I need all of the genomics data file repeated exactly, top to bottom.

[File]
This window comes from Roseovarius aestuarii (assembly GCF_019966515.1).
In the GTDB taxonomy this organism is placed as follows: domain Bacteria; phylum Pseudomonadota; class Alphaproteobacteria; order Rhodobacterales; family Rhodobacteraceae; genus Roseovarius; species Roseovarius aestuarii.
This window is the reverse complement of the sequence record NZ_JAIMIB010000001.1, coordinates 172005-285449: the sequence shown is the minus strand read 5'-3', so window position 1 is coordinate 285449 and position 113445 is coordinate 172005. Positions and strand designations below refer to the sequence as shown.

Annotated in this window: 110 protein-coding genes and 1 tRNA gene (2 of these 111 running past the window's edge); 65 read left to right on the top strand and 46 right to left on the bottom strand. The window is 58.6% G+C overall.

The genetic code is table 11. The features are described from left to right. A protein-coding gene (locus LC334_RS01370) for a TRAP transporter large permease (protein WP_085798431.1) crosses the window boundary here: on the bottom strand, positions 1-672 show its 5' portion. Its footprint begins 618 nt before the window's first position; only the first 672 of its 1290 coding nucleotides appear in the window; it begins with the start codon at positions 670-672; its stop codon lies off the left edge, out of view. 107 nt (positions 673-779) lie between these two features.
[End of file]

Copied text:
This window comes from Roseovarius aestuarii (assembly GCF_019966515.1).
In the GTDB taxonomy this organism is placed as follows: domain Bacteria; phylum Pseudomonadota; class Alphaproteobacteria; order Rhodobacterales; family Rhodobacteraceae; genus Roseovarius; species Roseovarius aestuarii.
This window is the reverse complement of the sequence record NZ_JAIMIB010000001.1, coordinates 172005-285449: the sequence shown is the minus strand read 5'-3', so window position 1 is coordinate 285449 and position 113445 is coordinate 172005. Positions and strand designations below refer to the sequence as shown.

Annotated in this window: 110 protein-coding genes and 1 tRNA gene (2 of these 111 running past the window's edge); 65 read left to right on the top strand and 46 right to left on the bottom strand. The window is 58.6% G+C overall.

The genetic code is table 11. The features are described from left to right. A protein-coding gene (locus LC334_RS01370) for a TRAP transporter large permease (protein WP_085798431.1) crosses the window boundary here: on the bottom strand, positions 1-672 show its 5' portion. Its footprint begins 618 nt before the window's first position; only the first 672 of its 1290 coding nucleotides appear in the window; it begins with the start codon at positions 670-672; its stop codon lies off the left edge, out of view. 107 nt (positions 673-779) lie between these two features.